This remind me of an experiment my friend did in high school: she left several bags of clothing at a bench in a shopping mall. They were real items from some of the nicest stores in the mall. Then she watched from afar to see what happened to them. Oh, she let people see she was the one who walked away from them and was pretending to get a soda or something. Found that the average person would look in the bags before trying to get her attention.

  • March 16, 2007 at 12:59 pm

    I dunno… I think this is more about guilt than trust.

  • March 16, 2007 at 9:08 pm

    I don’t think the experiment is particularly valid — simply because it’s not a real situation. People who might take the money otherwise might be persuaded not to because of the note. It doesn’t really prove anything.

    I think june is right. It’s more about guilt.

    still, if your frined says she’s doing this for herself, well then, that’s what she needs to do and there’s some benefit in it. even if it’s just answering any niggling question she has about people’s trustworthiness.

  • March 17, 2007 at 1:08 pm

    I’d probably turn it in to the management too without looking into it.  I was taught that you never open a lost purse or wallet without someone else with you so there’s no chance you’ll get accused of taking anything and you aren’t intentionally invading someone’s privacy.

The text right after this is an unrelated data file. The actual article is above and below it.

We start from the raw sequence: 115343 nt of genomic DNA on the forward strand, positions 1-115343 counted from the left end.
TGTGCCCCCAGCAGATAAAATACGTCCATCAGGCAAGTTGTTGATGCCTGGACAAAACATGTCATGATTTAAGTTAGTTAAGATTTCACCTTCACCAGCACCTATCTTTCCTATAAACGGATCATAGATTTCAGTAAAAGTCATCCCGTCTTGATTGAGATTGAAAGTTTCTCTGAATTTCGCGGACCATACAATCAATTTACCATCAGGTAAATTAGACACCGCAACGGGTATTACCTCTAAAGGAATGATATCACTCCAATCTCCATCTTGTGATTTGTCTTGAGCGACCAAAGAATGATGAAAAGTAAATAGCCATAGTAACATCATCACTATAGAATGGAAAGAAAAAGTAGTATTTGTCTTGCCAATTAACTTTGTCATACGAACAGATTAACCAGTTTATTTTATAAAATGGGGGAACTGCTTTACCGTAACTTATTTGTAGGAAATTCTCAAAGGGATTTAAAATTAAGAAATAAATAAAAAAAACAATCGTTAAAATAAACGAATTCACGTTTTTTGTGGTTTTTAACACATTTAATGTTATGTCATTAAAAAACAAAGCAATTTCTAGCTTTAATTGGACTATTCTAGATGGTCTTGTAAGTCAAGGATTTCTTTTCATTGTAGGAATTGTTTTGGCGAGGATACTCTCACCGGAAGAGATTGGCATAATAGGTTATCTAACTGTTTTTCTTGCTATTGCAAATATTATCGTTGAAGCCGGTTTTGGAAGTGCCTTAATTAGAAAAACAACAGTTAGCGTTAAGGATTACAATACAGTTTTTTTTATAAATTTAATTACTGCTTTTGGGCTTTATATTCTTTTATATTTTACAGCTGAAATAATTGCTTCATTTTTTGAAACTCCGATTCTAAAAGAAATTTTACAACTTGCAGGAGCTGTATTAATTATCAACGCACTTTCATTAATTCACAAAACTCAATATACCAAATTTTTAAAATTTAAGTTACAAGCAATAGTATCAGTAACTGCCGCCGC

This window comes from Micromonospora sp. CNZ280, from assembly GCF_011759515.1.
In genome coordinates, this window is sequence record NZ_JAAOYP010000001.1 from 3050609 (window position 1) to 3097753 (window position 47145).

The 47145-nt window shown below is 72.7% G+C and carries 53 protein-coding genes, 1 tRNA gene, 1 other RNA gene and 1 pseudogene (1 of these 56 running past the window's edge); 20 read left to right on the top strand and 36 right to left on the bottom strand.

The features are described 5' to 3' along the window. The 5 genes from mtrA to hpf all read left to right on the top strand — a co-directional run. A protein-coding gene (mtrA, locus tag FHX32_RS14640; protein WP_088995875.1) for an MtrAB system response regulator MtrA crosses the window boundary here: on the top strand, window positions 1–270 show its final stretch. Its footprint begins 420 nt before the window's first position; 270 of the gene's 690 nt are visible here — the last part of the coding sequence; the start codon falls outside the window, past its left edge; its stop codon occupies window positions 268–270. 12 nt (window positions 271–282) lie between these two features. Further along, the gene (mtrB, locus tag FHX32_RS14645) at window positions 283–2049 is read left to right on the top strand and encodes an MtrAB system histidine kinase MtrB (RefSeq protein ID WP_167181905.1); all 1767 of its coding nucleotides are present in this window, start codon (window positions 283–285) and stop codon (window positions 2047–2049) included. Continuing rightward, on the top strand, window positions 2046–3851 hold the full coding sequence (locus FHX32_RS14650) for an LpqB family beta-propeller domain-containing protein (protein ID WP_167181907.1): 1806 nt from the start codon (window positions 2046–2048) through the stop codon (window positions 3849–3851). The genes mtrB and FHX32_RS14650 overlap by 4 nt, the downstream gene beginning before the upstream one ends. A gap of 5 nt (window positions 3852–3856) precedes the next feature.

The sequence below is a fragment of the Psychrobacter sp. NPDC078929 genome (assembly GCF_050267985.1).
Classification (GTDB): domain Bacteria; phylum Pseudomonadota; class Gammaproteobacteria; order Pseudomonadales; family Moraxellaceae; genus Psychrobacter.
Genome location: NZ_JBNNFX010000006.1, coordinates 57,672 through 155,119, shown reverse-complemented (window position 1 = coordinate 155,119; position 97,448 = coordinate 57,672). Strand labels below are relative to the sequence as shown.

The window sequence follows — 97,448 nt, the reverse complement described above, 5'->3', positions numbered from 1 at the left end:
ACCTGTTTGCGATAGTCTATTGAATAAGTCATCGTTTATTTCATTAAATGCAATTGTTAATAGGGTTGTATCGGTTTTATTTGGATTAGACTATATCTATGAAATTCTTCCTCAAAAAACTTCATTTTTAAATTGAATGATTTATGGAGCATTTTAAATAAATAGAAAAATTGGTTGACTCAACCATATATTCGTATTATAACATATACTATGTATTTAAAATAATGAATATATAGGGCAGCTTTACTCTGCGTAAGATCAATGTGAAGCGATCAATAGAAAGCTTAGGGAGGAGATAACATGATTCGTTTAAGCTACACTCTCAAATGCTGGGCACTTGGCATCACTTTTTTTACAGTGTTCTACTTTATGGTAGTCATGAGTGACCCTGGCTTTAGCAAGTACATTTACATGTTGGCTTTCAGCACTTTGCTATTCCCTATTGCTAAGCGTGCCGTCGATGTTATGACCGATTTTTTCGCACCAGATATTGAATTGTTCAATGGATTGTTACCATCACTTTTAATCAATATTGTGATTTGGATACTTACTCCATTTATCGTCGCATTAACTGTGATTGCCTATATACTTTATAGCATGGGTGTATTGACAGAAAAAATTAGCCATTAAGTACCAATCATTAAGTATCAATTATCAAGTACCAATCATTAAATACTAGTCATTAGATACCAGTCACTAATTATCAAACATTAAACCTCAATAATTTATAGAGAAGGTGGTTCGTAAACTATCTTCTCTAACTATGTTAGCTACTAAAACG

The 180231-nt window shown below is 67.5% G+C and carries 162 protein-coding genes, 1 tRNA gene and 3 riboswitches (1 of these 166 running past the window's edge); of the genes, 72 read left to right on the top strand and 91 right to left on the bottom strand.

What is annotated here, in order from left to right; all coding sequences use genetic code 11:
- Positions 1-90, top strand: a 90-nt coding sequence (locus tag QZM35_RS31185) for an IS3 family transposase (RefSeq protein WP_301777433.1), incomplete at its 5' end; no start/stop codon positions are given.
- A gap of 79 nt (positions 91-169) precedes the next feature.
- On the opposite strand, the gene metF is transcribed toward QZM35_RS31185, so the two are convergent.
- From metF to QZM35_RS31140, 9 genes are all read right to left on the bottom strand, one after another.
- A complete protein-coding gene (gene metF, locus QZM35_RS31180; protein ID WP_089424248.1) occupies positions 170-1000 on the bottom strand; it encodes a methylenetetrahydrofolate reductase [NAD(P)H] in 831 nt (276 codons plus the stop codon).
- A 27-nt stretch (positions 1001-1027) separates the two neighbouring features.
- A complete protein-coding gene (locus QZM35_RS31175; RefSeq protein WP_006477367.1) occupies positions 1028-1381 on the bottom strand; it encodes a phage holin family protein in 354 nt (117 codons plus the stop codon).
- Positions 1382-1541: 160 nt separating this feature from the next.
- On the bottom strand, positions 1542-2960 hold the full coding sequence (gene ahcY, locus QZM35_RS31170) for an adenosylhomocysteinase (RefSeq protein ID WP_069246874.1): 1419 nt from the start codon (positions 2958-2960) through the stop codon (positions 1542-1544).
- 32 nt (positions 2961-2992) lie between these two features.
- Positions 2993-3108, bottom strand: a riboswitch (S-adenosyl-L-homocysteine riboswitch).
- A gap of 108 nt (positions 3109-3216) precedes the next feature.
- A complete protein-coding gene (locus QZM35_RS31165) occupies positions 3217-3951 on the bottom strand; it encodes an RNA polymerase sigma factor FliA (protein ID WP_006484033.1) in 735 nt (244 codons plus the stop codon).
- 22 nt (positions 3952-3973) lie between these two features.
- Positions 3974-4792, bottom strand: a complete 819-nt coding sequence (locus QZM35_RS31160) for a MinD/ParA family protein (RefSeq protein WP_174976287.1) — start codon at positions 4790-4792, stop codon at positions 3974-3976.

I’ve gotten grief for turning $60 I found in the back of a cab into the cab driver, who in all likelihood pocketed it just like my companion would have.  I, on the other hand, thought someone might need that money back and would rather help that happen.

  • March 17, 2007 at 1:26 pm

    angelanoel – you know, I had a similar experience to your highschool friend.  I had a big pillow loose in my bike basket for years.  I figured that if someone stole it, they needed it more than I did and they were welcome to it.  One very very rainy day, I decided to keep the pillow dry by putting it into a plastic bag while it rained.  I left it in the basket as usual, but when I got back to my bike 1/2 an hour later it was gone.

  • March 17, 2007 at 1:33 pm

    Sure it’s not a pure – would you take it or wouldn’t you – test, but I think it just changes where the “trust” line falls.

    I can also see situations where knowing it was an experiment, rather than someone else’s last $10 could free me up to take it… eg. If things were really desperate, I can see taking all or some of it for food if I knew it was a trust experiment and I wouldn’t leave someone else hungry.

  • March 18, 2007 at 6:00 pm

    I’m sitting in the Maple Leaf Lounge in the Vancouver airport, and board to tears waiting for my flight. As usual when in this position I check your blog for something to entertain/make me think/ laugh/veg/etc..As usual you have filled the bill with the Trust Experiment,I love quietfishes idea and it should yield some interesting comments, donations or whatever.Hopefully somebody won’t just grab the wallet, take the cash not read the note and throw the wallet in the dumpster. This would not tell us much, because the taker would not be given the chance to make a choice whatever it would be.Lex


What do you think?